We know that an average your water inlet temperature is 77®F. The hottest water aloud in most homes is typically 120®F to prevent scalding accidents. So, if we did a rise between the two different temperatures it would be approximately 43® F (120®F-77®F=43®F) That we are increasing per load.

We also know that it takes approximately 8.34 BTU’s to heat 1®F per Gallon of water.

The Formula is as Follows: (1®F x 8.34 BTU’s x (120®F-77®F) = Amount of BTU’s per gallon of laundry.

This equates to 358.62 BTU’s per gallon to simply heat the water going into an average washing machine. We are attempting to heat 36 gallons of water per load of laundry. Multiply the two and you get a total of 12,910.32 BTU’s used per average load of laundry. The conversion back to Kilowatt Hours equates to 3.784 KWH per load of laundry. This varies of course with the type of washing machine you have as stated earlier.

An average KWH cost, which varies by location, we used the state of Maryland, is 13.7 cents.

(13.7ȼ x 3.784 KWH per load) = .51 cents per load of laundry just in heating cost

We also averaged a family of 4 completing 480 loads per year. (.51 cents per load x 480 loads) =

A total annual Savings in energy cost alone, an average of $244.80.

Also add in the cost of Laundry detergent. Tide Total Care Laundry Detergent – 50 oz. bottle says it does 32 loads per container: 480 Loads per year ÷ 32 loads per container = 15 containers of tide total care laundry detergent. Each 50 oz. bottle costs $19.99. Totaling $299.85 (not including tax) spent in laundry detergent alone per year. Then add in the cost of bleach and fabric softeners along with stain treatment sprays. The total for detergents, bleach and softener bought by an average family of 4 in a one-year period is approximately $440.00. That is a lot of money!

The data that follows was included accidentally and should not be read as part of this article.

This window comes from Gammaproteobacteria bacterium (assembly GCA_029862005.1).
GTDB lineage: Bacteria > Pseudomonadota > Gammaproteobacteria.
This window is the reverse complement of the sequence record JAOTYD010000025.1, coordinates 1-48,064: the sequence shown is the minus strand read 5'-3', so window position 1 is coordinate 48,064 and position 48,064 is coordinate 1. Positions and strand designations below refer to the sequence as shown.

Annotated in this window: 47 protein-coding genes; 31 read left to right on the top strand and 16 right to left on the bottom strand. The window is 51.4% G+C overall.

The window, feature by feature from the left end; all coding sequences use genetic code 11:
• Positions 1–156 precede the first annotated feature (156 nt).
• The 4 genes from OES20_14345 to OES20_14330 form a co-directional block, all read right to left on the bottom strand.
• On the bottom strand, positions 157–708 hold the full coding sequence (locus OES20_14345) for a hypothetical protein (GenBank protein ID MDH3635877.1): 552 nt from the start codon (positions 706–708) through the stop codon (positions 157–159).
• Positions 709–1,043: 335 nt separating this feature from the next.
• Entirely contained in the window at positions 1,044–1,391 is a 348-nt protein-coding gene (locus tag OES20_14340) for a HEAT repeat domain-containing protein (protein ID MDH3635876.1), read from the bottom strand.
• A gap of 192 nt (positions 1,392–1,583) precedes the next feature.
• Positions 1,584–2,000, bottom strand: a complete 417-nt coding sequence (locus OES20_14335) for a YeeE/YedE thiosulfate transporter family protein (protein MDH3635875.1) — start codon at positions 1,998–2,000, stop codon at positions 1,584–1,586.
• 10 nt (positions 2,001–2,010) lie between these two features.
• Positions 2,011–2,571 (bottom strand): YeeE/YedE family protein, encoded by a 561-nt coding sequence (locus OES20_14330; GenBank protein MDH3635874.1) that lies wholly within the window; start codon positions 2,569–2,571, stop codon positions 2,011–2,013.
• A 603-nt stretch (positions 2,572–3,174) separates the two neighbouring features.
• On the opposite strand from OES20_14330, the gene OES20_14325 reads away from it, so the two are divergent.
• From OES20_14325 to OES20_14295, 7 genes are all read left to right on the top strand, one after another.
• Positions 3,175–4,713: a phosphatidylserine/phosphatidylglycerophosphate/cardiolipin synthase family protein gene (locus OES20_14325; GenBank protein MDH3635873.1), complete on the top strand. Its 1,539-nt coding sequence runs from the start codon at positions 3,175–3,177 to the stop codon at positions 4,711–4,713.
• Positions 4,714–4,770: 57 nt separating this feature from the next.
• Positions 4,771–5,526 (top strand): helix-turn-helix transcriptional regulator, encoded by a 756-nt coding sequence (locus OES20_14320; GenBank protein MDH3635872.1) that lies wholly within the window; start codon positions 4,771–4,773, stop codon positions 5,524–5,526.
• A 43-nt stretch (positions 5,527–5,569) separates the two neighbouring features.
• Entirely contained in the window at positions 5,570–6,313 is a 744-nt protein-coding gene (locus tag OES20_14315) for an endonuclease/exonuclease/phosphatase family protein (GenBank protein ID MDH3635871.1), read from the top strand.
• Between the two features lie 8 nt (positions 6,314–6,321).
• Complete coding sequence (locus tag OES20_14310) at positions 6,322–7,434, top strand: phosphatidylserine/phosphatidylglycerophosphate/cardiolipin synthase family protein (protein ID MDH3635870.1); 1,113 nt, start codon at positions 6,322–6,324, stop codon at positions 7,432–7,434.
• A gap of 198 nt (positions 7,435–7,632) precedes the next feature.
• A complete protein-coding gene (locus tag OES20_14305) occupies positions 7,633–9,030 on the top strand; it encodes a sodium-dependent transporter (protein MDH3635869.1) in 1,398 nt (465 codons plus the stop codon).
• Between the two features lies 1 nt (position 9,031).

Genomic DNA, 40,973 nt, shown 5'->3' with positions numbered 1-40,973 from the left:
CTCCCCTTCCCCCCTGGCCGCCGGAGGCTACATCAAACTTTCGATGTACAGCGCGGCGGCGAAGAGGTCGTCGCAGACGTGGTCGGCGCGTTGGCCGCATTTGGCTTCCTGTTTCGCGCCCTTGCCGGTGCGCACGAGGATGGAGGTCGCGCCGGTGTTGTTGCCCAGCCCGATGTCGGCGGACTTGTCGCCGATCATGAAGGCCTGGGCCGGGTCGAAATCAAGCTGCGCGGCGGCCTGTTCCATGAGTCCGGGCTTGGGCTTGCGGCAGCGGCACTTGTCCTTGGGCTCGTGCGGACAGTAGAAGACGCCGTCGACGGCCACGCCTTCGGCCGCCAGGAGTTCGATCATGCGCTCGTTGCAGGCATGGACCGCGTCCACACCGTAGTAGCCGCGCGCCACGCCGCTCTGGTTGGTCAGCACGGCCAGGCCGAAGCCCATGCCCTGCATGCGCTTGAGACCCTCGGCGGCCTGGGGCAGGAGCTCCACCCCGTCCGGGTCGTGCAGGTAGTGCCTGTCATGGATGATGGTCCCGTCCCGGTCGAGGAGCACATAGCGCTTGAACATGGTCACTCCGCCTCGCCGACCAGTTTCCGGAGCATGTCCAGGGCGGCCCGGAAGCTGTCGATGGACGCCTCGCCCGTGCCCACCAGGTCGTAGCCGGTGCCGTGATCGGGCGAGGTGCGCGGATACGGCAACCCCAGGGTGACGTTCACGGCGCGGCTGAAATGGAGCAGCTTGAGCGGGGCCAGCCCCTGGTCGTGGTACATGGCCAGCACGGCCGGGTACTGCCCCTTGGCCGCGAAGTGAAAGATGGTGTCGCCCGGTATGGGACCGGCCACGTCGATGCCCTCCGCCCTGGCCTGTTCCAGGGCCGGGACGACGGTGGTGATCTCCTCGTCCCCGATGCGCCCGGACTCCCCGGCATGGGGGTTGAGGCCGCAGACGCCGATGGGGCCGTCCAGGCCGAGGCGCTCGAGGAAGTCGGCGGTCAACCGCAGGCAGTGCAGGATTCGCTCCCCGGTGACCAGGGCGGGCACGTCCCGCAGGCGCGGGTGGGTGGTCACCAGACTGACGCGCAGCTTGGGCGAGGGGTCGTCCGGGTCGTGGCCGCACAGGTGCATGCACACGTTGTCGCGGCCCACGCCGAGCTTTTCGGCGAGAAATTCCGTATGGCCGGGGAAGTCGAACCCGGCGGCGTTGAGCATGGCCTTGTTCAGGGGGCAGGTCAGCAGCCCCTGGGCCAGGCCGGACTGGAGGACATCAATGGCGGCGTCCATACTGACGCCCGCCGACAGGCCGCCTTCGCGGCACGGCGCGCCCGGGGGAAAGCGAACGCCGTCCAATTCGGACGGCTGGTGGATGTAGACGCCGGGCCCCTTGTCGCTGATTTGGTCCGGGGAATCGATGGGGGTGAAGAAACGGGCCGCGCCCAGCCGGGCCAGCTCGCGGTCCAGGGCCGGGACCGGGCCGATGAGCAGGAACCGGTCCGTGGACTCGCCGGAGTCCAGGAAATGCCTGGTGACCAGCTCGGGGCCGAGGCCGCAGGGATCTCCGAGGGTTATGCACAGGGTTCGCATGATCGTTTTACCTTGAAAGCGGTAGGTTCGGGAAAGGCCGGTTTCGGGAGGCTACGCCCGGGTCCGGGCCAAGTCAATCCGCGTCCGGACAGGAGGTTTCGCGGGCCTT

So, your laundry over a 1-year period for a family of 4 will cost you approximately $700.00 per year!

Alternatively, it is the benefits of ozone use in your laundry routine that will save you money. A California hotel conducted a study over a 2-month period in a facility with 104 rooms to compare traditional an EcoTex ozone laundering system. They found the annual costs of ozone vs. traditional laundry was less in the categories of electrical (30% savings), natural gas (81% savings), chemical (21% savings), water (26% savings), and labor (39% savings). A 2012 hotel study entitled ‘Ozone Laundry – 95 Room Hotel Payback Study” showed similar results and a savings of almost $780 per month. They found that the ozone laundry system saved over 47% of fuel costs for boiler and dryer operation, with a 74% savings for the boilers (hot water) alone. In addition, the system eliminated softener costs, reduced electrical costs for the washers and dryers by about 13%, and reduced linen replacement costs by 10%.